DETROIT (AP) -- General Motors tumbled close to a 52-week low Monday as industry analysts questioned the company's plan to pay several billion dollars to unload part of its huge pension liability.
THE SPARK: GM announced on Friday that it will offer lump sums of cash to 42,000 white-collar retirees, if they stop taking monthly pension checks. For the rest of its 118,000 U.S. salaried retirees and spouses, GM will buy a group annuity that will make monthly payments starting in 2013. That would relieve the company of $26 billion in liabilities.
GM plans to pump $3.5 billion to $4.5 billion in cash into the pension fund. The pension fund will then spend $29 billion to buy the annuity from Prudential Insurance Co. Retirees will get their monthly checks from Prudential starting next year. Across the globe at the end of last year, GM had pension obligations of $134 billion but only $109 billion available to pay them, a $25 billion shortfall.
THE ANALYSIS: Buckingham Research Group analyst Joseph Amaturo maintained his "Neutral" rating on GM and told investors that he does not think the move will improve GM's stock value because the company still has big pension liabilities. The pension shift will cut GM's total U.S. salaried pension obligation from $36 billion to around $10 billion. Amaturo noted that GM is paying about a 10 percent premium to Prudential to take on the pension liabilities.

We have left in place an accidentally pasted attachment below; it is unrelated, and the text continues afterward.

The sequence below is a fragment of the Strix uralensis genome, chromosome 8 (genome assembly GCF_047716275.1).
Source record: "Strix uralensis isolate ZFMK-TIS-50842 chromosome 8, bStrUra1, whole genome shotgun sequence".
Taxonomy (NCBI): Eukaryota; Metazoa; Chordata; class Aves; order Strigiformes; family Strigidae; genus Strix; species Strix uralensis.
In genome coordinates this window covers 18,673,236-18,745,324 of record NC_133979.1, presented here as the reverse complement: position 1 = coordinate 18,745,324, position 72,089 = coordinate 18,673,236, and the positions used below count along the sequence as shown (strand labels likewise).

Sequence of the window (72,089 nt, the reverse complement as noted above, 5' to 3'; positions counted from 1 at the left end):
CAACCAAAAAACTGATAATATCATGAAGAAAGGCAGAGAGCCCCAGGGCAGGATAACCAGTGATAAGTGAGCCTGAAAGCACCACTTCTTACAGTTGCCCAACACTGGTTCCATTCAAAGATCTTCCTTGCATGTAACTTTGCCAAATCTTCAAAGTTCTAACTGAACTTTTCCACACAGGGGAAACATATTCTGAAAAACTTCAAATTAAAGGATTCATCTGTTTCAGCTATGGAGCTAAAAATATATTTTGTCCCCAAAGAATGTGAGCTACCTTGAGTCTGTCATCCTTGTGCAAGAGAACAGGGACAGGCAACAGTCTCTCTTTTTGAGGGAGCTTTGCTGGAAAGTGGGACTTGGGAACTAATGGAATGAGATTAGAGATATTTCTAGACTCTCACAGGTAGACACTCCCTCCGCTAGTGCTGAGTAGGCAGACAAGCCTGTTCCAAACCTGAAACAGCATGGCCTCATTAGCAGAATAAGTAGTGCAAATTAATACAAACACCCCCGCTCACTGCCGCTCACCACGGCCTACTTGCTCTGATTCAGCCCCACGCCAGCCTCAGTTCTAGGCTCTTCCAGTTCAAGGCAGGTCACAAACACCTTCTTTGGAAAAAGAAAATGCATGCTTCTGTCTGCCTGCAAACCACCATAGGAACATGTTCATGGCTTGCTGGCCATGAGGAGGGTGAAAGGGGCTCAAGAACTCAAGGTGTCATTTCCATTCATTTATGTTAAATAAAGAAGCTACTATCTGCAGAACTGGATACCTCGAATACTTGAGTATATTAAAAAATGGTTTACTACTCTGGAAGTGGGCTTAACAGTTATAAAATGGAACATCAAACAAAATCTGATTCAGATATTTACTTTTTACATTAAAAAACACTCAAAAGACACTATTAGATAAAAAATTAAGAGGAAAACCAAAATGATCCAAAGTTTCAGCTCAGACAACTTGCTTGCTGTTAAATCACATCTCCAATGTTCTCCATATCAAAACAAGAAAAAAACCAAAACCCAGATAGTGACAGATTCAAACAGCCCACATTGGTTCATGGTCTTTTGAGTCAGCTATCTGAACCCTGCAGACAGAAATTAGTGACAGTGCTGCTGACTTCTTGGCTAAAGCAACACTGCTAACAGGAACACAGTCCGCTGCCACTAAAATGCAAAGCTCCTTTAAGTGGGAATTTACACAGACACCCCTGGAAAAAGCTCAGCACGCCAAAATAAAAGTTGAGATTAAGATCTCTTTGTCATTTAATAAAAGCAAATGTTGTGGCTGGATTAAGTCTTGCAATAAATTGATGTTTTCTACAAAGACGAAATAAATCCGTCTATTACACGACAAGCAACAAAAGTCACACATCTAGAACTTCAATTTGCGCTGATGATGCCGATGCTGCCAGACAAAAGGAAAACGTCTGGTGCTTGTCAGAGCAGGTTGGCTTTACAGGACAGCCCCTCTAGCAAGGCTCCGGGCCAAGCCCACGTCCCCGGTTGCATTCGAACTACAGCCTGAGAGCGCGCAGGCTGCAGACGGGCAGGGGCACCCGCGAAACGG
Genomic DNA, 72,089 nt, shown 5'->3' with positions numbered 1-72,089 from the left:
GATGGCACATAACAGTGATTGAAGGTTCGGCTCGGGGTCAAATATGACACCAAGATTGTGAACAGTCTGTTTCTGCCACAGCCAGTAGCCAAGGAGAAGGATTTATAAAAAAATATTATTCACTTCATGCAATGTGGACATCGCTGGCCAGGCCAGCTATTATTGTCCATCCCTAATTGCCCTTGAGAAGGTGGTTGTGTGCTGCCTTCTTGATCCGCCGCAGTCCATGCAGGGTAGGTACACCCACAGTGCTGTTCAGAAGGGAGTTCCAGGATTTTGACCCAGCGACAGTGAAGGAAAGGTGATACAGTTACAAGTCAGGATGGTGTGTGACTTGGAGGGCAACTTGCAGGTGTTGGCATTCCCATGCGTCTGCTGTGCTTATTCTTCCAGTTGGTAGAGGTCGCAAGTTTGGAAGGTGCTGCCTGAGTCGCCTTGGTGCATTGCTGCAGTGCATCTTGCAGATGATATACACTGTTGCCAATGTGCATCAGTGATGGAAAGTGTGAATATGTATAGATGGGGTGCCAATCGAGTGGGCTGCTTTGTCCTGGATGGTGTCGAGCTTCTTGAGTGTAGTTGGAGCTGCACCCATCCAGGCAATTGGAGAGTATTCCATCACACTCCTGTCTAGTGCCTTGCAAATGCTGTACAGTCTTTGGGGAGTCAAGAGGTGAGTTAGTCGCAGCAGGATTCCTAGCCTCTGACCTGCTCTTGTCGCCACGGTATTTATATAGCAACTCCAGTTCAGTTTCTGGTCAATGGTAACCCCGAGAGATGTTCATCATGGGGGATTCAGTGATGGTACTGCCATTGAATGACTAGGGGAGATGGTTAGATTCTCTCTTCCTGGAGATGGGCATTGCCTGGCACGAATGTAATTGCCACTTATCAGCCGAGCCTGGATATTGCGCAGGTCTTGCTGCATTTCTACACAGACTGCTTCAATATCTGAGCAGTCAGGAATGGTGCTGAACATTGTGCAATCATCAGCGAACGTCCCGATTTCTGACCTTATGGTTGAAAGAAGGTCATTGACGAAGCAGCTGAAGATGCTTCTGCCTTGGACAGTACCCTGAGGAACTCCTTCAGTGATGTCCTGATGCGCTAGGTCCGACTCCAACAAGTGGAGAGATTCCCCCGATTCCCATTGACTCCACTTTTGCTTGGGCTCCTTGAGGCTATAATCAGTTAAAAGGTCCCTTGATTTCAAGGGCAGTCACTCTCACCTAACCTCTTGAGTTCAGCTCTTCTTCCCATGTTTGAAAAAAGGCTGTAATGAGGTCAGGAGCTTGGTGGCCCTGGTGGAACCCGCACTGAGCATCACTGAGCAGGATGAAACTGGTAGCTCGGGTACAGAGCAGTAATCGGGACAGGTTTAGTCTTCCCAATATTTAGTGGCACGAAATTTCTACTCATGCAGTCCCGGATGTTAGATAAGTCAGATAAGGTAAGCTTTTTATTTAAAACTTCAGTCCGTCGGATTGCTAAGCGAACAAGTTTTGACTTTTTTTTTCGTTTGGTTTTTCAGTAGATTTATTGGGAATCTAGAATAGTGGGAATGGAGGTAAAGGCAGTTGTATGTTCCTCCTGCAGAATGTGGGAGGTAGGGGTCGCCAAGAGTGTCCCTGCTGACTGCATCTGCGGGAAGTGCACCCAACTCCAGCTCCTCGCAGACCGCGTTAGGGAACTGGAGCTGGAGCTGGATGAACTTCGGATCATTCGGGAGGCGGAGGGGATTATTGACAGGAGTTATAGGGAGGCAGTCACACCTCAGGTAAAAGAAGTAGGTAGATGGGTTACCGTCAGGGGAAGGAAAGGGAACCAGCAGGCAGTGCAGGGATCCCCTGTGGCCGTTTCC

Moody's Senior Vice President Bruce Clark wrote that the new pension plan frees GM from the volatility of pension investment returns, long-term interest rates and mortality rates of retirees. But he believes that comes at a cost.
"When all is said and done, the company's total underfunded pension liability will be reduced by only $1 billion. The aggregate underfunded liability will still be very large, at about $24 billion," Clark wrote.
The change appears to be positive for GM in the long-term, said Jefferies analyst Peter Nesvold. He added that the state of Europe's economy remains a dominant factor for investors in the short-term. GM's European operations lost $256 million before taxes last quarter, and seven of the 17 countries that use the euro are already in recession. GM is in the midst of restructuring the European Opel and Vauxhall brands.
Nesvold gives GM shares a "Hold" rating, and he has set a one-year price target of $25.
Investors have been hoping that GM would use some of its $31.5 billion cash stockpile to pay a dividend or buy back shares and boost the stock price.
GM spokesman Jim Cain said the company is running its business for the long-term by eliminating risk from pensions.
SHARE ACTION: Shares of General Motors Co. fell 90 cents, or 4.1 percent, to close at $21.11. The stock has lost about a third of its value from the $33 it was priced at when the company went public in November of 2010. The S&P 500 is up 10 percent over that same period. GM shares have traded between $19 and $32.08 in the past 52 weeks.